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Charlotte Amalie
Sunday, May 16, 2021
HomeNewsArchivesEscapee Called a 'Student' of the Prison

Escapee Called a 'Student' of the Prison

Rafael Joseph, the accused rapist who escaped from Golden Grove Correctional Facility late Sunday night and was recaptured at noon Monday, was a "student" of the prison, Corrections officials said, watching how things worked and how guards performed their jobs.

Sounding contrite Monday afternoon, Bureau of Corrections Director Julius Wilson said the bureau is working to understand how Joseph did it so that it won’t happen again.

"We’re here to protect the public and this certainly doesn’t represent good corrections," Wilson said during a news teleconference to discuss the incident. “We’re very much aware of that and we’ll seek to remedy that.”

Also taking part in the news conference were Golden Grove Warden Basil Richards and Assistant Police Commissioner Thomas Hannah.

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Officials said they are trying to learn from the escape and eventual capture, but there was apparently plenty that went wrong.

– Joseph was in prison at the 9 p.m. Sunday headcount. Wilson said the next headcount was scheduled for 2:30 a.m., but prison officials did not become aware Joseph was missing until the V.I. Police Department contacted them at 3:05 a.m. Monday to say a woman had reported being raped by a man she knew who should have been in prison. A subsequent headcount revealed at 3:20 a.m. that Joseph was missing.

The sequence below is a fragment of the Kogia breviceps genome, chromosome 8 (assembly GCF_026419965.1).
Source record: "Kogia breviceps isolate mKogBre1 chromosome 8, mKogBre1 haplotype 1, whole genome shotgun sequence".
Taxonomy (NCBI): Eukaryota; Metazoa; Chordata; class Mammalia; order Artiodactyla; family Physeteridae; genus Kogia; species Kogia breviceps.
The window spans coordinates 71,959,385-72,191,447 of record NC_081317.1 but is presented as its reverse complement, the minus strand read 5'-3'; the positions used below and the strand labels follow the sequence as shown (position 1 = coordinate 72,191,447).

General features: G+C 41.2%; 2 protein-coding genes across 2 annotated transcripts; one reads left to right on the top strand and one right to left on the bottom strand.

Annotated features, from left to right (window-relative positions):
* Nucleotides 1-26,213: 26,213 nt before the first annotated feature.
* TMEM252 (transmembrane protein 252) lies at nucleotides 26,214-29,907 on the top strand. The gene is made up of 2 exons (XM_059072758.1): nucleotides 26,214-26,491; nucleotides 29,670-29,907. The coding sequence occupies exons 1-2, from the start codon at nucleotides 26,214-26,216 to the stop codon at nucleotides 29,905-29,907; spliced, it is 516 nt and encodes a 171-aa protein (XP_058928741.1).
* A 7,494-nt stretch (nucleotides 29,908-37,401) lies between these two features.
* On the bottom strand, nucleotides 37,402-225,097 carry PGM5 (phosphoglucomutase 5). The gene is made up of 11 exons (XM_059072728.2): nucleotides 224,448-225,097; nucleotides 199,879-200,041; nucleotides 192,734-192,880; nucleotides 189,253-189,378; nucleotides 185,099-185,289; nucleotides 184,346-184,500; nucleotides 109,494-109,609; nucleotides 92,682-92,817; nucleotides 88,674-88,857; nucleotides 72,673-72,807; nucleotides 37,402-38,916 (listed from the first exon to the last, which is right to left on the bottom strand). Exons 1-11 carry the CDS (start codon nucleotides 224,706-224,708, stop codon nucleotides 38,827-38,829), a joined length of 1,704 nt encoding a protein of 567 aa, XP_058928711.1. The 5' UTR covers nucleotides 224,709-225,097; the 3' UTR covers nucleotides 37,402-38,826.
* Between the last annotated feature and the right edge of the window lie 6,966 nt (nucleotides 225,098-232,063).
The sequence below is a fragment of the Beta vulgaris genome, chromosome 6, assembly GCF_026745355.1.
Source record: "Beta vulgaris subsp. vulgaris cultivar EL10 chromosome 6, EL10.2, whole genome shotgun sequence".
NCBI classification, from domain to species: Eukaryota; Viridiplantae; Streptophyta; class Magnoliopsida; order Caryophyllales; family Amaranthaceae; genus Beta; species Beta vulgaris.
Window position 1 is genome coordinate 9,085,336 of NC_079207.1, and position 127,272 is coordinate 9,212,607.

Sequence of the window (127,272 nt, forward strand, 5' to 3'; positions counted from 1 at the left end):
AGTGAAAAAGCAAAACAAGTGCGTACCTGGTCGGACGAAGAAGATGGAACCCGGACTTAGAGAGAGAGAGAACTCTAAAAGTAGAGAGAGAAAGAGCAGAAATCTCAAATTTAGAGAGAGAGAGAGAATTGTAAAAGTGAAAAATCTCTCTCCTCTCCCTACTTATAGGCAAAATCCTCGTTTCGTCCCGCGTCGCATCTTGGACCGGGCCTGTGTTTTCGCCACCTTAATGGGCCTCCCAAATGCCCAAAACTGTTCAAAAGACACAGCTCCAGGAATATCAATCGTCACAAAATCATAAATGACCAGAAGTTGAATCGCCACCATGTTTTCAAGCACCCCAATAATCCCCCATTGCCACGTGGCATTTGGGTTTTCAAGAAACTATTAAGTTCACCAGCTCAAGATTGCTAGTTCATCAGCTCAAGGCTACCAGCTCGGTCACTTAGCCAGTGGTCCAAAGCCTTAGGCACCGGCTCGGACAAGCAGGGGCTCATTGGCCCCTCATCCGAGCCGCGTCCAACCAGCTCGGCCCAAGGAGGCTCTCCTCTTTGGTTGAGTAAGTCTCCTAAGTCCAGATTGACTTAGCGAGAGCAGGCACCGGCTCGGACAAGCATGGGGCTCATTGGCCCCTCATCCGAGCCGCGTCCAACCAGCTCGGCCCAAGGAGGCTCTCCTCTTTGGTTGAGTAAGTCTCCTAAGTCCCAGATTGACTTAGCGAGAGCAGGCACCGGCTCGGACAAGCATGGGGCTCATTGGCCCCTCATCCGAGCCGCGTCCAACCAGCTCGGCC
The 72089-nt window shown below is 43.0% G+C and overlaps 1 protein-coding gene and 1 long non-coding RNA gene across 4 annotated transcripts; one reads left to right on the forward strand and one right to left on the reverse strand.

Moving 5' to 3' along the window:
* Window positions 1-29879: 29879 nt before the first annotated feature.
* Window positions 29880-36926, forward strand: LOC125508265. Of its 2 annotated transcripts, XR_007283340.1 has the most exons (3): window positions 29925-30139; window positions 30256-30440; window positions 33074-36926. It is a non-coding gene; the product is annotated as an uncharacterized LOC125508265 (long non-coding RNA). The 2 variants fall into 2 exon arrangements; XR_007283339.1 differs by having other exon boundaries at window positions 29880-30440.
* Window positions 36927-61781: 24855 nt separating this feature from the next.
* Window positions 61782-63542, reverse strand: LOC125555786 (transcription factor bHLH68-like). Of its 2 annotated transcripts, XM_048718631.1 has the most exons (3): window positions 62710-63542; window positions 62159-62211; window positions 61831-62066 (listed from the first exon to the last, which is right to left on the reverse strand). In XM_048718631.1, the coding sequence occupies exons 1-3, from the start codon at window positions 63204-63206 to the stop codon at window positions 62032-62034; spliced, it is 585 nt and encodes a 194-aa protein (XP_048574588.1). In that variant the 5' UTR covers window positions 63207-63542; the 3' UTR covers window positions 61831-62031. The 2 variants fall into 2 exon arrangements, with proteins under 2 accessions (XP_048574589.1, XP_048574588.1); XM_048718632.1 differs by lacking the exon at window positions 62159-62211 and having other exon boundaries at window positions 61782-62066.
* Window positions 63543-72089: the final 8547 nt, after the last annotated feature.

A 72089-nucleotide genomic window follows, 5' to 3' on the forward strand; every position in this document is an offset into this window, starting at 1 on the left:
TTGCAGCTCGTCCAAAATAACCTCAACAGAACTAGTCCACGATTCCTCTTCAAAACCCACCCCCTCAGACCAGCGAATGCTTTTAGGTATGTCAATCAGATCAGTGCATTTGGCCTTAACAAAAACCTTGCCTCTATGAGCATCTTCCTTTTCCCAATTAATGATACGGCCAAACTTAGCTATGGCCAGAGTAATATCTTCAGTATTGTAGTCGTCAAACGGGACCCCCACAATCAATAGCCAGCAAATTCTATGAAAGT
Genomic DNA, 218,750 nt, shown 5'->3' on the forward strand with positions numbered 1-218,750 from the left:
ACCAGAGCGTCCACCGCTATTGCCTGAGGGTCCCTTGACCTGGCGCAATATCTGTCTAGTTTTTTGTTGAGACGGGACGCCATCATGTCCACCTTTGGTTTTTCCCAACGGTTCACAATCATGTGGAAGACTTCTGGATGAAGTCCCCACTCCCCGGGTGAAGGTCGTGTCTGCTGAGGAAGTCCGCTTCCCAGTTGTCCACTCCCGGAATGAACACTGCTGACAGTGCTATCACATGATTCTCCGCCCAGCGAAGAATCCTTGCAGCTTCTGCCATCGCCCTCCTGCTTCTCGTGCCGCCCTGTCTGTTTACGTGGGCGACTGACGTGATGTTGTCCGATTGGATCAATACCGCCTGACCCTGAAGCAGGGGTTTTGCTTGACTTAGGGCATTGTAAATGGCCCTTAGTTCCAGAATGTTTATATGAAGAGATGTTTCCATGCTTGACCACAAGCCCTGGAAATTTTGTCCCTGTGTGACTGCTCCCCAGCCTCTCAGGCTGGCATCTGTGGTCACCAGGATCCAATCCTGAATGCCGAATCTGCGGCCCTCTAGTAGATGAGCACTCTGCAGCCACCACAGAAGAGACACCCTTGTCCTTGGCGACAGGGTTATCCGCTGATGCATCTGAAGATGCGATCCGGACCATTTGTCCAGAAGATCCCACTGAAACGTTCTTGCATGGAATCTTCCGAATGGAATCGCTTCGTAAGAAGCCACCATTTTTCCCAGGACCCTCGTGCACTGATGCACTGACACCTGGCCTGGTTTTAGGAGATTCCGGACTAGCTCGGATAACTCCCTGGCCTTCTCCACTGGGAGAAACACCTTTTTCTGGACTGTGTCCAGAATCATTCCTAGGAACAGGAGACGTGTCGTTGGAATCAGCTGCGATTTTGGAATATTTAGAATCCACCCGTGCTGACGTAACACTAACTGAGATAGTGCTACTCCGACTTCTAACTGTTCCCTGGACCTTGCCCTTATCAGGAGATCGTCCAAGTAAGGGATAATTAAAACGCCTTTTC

Richards said one aspect of the investigation into the escape is whether or not the 2:30 a.m. headcount took place, and if it did, why someone didn’t notice a missing prisoner.

– Reports from the prison’s independent monitor have said as recently as last month that the prison is understaffed and that some of the locked doors can be forced open without a key. Incidents were reported where sections of the jail have been left unstaffed.

Wilson said Monday afternoon that there was a guard on duty in the housing section that Joseph escaped from.

Pressed on the question of staffing, Wilson replied that he doesn’t know yet how the escape happened and therefore can’t attribute it to short staffing. He said he did not know yet whether one of the locks discussed in the report was involved in the escape, but admitted staffing the prison adequately "is a challenge."

If the security of the locks is the problem, he added, the locks will be replaced. He also said there had been no evidence to indicate that Joseph was aided by anyone either inside or outside the prison.

– Wilson said Joseph left the ground from behind the prison, where the property abuts the vacant Patrick Sweeney Police Station. Before Joseph had even been returned to the prison, workers were already installing new concertina wire across that section, Wilson said.

– Hannah said he was notified of the escape at about 5:30 a.m. and immediately launched what he called a special reaction team that included all available V.I. Police Department officers, plus officers from the Territorial Marshals Service, the Federal Court Marshals, DLC enforcement officers and officers of federal agencies. Because Joseph was known to have habituated the Frederiksted area, the search was centered there.